I was afraid of driving. The thought of it terrified me. But I finally learned how to drive when I was in my mid thirties. Circumstances at home had changed and it was vital that I signed up with a driving school for lessons. In a way, I was forced into it, and I'm so very glad that it happpened. If I had been allowed to rest on my laurels, content with being chauffered wherever I was going or take public transportation, I would not have stretched and grown - yes, stretched and grown - in a way that surprised even myself.
There was never any need for me to drive before I came to this country. Public transportation and walking were sufficient. I always saw myself as independent, able to come and go as I pleased. And I believe that I was somewhat independent. But this was a different way of life now. And I couldn't always depend on someone else to drive me to wherever I wanted to go.
I conquered my fear of driving, of getting out there in the quiet country roads or the busy streets.
I conquered my fear of merging with traffic on the freeway. There is still some apprehension, I admit, especially with heavy traffic. But I didn't give in to my fears; I didn't hold myself back. I went ahead and did what I had to do.
And I was independent all over again. It was a joy to be able to drive myself wherever I wanted to go. I hadn't realised how much I was missing out on. I was no longer beholden to anyone else. It was a new-found freedom. I loved it.
And I realised, and even appreciated, why so many teenagers looked forward to getting their driver's license. It did make a difference. A huge difference.
"I want to conquer fear."
It was about twenty years ago and I was attending a weekend retreat for the youth which was organised by the Catholic church. And I distinctly remember writing that down in a list of things I wanted to do or hoped to achieve.
A more recent experience was when I was sweeping the driveway. There had been times when I would sweep away the leaves at one end of the driveway that was closest to the house. The other end went out into the street and I was always afraid that a neighbour would walk by. Someone else would think nothing of it. But I felt too self-conscious and didn't want any of our neighbours to see me sweeping our driveway. Was I doing it right? Was I using the right broom for the job? Would I have to wave and say hi? These were the sort of questions that went through my head. Not in so many words but I knew what they were.
If I was closer to the house, I could always pretend not to see them. Some time ago, while I was sweeping towards the end of the driveway - I was almost there - a couple passed by. Almost immediately, my posture changed. I'd hoped they couldn't see it. But I could feel it. I tightened up, feeling self-conscious all of a sudden. Their appearance made me feel inhibited. They waved. I waved. After they walked by, I did an immediate about turn and headed for the house as if I had planned to do that all along. I had done enough sweeping that day.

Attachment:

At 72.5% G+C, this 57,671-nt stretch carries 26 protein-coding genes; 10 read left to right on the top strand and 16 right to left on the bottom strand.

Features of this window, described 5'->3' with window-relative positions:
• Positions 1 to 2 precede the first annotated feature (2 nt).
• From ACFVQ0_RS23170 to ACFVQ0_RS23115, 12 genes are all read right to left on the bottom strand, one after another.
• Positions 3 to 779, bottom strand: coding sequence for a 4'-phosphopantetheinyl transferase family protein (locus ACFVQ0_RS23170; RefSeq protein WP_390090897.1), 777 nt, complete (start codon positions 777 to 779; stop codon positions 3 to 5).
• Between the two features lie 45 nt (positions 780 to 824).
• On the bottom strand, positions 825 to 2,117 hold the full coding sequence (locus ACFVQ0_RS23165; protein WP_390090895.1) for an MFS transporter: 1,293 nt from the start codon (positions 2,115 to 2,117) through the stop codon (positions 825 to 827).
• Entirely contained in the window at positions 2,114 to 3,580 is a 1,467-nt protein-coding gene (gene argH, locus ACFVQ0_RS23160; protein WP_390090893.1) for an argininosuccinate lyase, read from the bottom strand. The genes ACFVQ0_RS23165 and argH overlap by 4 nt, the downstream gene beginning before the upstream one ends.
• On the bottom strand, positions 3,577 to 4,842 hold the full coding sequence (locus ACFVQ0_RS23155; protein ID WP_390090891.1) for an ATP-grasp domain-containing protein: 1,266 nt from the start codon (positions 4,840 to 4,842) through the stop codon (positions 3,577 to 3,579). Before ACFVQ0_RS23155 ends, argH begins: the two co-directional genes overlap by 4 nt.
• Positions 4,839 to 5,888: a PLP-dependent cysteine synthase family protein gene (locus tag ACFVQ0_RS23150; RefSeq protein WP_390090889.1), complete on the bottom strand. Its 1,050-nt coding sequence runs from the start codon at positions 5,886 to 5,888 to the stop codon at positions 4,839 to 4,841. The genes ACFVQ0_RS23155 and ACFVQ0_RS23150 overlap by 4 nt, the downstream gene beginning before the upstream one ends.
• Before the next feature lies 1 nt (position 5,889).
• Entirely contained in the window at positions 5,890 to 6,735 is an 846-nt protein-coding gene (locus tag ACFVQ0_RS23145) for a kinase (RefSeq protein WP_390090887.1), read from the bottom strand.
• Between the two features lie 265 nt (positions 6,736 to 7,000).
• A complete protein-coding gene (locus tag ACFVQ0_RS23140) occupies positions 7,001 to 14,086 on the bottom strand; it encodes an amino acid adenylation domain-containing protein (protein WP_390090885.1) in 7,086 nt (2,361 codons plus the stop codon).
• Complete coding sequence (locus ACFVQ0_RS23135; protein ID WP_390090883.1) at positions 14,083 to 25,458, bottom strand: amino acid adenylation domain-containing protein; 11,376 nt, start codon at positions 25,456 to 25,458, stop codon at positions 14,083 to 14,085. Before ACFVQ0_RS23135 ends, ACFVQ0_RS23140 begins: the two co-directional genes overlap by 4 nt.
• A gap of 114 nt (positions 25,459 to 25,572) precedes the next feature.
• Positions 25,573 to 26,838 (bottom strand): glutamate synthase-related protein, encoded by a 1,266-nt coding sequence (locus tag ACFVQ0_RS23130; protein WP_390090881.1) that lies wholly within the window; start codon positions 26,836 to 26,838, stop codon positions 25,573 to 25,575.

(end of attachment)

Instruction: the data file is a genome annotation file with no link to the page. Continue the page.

But I am braver now.
I didn't want to be controlled by my fear anymore. I didn't want to be shackled and bound, imprisoned by a silly fear. And it was silly, of course it was. It was all in my head and it controlled my actions. My body was no longer my own. My body belonged to Fear, Incorporated.
One afternoon, I swept the driveway from top to bottom, even going to the very end where the driveway met the asphalt. No one passed by, not even a car. But I stood out there and cleared away the leaves, sweeping furiously because I wanted to. I knew how to sweep. And I knew how to work. If a neighbour walked by, so be it. But no one did. Not that day, anyway.
It was a good feeling. I was actually proud of myself and told my husband about it later. He understood, adding that it took me quite a number of times before I actually succeeded, for I would sweep the driveway up to a certain point and then head indoors. Never mind that the bottom half of the driveway still had leaves strewn all over it. Of course I minded. But I had given in to the fear each time.
It helped that he could see what I had gone through. He never laughed at me. He never laughed at my weakness, at my silliness. It helped that he didn't think that I was pathetic. Privately, I felt, and probably knew, that I was. It was something that I had been struggling with for a long time. And I know that I still struggle with it in some other shape or form. It hasn't completely left me.
After that experience, I felt a little freer.
I still want to conquer my fears.